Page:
CHINA'S AID TO FIJI DOES LITTLE FOR ORDINARY

Commentary

The following commentary ran in August 2008 in the Australian daily newspaper The Age.

FIJIANS

By Fergus Hanson

Fiji’s interim government is on the nose more than ever these days. The coup in December 2006 resulted in Western sanctions and travel bans, but the hope was that the coup leader's commitment to holding elections by March 2009 would be met and we could all move on. Not any more, it would seem.

Commodore Frank Bainimarama has reneged on his promise of elections and boycotted the Pacific's most important summit currently taking place in Niue. While other countries have united to stymie Fiji's interim regime, one has conspicuously offered a helping hand.

A recent Lowy Institute report on China's estimated aid program in the Pacific revealed that its pledged aid to Fiji had skyrocketed since the December 2006 coup. In 2005, it pledged $US1 million in aid and about $US23 million in 2006. But after the coup, pledges jumped to more than $US160 million in 2007.

The governments of Fiji and China have both shown themselves to be remarkably sensitive to public revelations over China's aid pledges. The permanent secretary of the Prime Minister's Office in Fiji, Parmesh Chand, said the figures on pledged aid "are all wrong". During a recent press conference, a spokesman for the Chinese Ministry of Foreign Affairs in Beijing, Qin Gang, called the report "totally pointless and unacceptable".

Publication of the actual figures would obviously help clear up any misunderstanding, but both governments have so far refused to do this. All of which suggests a disturbing level of Chinese assistance to Fiji, right at a time when responsible governments around the world should be sending the strongest possible signals that the regime's backpedalling is not on. It also suggests a double standard: how can Beijing complain about other countries interfering in its internal affairs when it intervenes so dramatically to prop up a dictatorship?

Bainimarama clearly thinks he can ride out Western sanctions by relying on other funding sources. In a statement he released to this week's Pacific Islands Forum, he wrote: "We will decide what is in our national interest at this juncture in our history . . . If we have to, we will seek assistance from outside the Pacific Forum and the Commonwealth."

So which countries might he have in mind? The United States? Japan? Unlikely. The same country that pledged more than $US160 million in aid to Fiji in 2007 would seem a more likely bet. This is not to say that Chinese aid is the only reason Fiji is stalling on its return to democracy, but it clearly isn't helping. It also does nothing to support China's claim it is promoting a "harmonious world" or its image as a responsible emerging power. So why would China choose to associate itself with such an insignificant pariah regime and expend diplomatic capital on a country of less than a million people with not much to offer by way of resources or strategic significance?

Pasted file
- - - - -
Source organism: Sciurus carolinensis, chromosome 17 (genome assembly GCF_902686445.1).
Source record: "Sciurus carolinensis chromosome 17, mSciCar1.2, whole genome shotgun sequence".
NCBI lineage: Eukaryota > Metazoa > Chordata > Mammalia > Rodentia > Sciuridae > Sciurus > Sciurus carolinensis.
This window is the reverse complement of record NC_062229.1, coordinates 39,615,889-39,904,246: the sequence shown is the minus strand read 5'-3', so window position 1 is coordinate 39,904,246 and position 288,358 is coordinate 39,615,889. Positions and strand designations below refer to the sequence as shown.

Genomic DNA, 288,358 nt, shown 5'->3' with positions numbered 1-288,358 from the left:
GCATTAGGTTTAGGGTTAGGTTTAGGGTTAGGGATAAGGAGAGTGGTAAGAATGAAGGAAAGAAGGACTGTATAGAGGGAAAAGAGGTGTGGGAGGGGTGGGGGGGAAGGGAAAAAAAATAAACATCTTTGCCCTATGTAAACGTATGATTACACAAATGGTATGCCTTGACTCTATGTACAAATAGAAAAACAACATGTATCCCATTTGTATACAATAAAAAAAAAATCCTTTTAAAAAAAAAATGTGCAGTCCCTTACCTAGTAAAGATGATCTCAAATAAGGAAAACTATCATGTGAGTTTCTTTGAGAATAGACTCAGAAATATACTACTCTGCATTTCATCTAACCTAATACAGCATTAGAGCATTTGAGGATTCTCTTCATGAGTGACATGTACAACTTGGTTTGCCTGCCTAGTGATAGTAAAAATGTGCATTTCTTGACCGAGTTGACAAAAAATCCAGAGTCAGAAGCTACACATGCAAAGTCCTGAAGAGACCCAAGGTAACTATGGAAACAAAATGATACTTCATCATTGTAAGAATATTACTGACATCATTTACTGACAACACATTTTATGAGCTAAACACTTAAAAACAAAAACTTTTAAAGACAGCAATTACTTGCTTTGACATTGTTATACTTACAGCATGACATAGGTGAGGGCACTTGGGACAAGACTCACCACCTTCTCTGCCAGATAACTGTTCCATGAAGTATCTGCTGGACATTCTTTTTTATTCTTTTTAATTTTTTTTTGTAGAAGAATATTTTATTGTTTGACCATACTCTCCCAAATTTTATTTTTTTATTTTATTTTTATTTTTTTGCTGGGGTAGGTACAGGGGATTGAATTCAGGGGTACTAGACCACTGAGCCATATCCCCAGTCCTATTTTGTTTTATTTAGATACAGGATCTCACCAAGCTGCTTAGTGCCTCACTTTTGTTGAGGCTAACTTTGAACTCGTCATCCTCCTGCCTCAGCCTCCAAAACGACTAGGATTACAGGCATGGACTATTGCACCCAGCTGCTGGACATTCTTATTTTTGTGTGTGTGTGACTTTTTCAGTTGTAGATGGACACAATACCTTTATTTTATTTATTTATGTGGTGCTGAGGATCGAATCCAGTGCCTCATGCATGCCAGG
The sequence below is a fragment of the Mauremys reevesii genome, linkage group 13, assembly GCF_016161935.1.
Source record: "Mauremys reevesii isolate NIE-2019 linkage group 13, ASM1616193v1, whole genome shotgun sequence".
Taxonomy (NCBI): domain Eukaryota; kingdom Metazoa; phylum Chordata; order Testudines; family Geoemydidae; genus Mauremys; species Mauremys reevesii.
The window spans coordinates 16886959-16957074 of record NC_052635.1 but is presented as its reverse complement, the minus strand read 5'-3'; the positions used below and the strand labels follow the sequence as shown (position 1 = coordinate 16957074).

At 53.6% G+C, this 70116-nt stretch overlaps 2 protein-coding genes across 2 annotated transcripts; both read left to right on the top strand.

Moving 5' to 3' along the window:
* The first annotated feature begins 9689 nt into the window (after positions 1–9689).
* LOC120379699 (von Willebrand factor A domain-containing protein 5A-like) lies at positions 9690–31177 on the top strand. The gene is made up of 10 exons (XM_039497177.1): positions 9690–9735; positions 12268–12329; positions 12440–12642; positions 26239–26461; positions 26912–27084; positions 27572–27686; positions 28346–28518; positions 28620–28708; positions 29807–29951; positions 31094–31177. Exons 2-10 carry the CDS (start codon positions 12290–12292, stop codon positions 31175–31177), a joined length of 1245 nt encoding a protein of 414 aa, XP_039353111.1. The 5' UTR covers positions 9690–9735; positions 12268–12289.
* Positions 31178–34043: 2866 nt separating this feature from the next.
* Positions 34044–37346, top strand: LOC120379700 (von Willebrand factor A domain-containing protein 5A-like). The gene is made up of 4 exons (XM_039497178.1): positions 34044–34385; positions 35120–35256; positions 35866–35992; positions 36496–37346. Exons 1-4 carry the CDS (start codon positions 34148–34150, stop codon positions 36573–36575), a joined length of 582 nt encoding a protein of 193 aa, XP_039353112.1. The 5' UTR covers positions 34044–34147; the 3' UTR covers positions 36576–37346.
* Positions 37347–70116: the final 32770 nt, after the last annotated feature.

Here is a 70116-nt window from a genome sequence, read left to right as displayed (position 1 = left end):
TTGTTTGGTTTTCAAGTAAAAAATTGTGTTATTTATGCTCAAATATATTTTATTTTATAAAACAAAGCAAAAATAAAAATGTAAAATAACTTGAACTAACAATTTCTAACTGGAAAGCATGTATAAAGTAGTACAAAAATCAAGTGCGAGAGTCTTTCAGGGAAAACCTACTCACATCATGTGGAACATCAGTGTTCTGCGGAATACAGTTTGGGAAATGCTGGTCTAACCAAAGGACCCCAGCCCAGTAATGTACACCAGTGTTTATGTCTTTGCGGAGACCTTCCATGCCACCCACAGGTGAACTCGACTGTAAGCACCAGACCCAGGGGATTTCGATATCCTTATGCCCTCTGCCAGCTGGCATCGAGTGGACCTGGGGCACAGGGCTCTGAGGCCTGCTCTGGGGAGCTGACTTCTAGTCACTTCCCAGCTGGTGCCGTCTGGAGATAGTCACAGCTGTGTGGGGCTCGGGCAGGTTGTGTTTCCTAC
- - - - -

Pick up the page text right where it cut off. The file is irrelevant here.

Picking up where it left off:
As is so often the case in the Pacific, the primary motivation behind China's aid program to Fiji seems to be a fear that the interim regime might switch to recognising Taiwan. Fiji is one of the few countries in the region that gets away with housing a Taiwanese trade office at the same time it pledges its undying fealty to the "one-China" policy and there are reports of high-level contacts between Fiji and Taiwanese officials. So as Western donors tightened the screws on Fiji in the wake of the coup, China must have been painfully aware that Taiwan would be the commodore's next port of call, if it failed to cough up some serious aid money.

China may have a motive for pledging large amounts of aid to Fiji, but that can hardly excuse its behaviour. If China is serious about promoting a harmonious world and being a responsible international actor, it cannot rely on everyone else to do all the heavy lifting. It would be easy for all regional donors to curry favour with the interim regime in Fiji, but that would have serious negative consequences for the region and its stability, let alone Fiji.

For the outgoing Pacific Islands Forum chairman, Tongan Prime Minister Feleti Sevele, Fiji's boycott of the summit was so serious it tested the very "strength and relevance of the forum". As the Beijing Olympics have demonstrated, China clearly takes its national image seriously. There need to be more countries prepared to call on China to give responsibly in the Pacific (and elsewhere). Australia as the region's main donor and security underwriter needs to take a lead role in getting China delivering aid according to accepted international standards.

And China even if it has to maintain some aid to stymie Taiwan's efforts to get Fiji to switch its recognition from one China to the other needs to ensure as little aid money gets through to the regime as possible. In a speech he gave in Fiji in 2006, Chinese Premier Wen Jiabao said: "China has proved and will continue to prove itself to be a sincere, trustworthy and reliable friend and partner of the Pacific." Unfortunately, China is proving itself a poor friend to the people of Fiji in their struggle to win back democracy.

Fergus Hanson is a research associate at the Lowy Institute and author of two reports on Chinese aid to the Pacific

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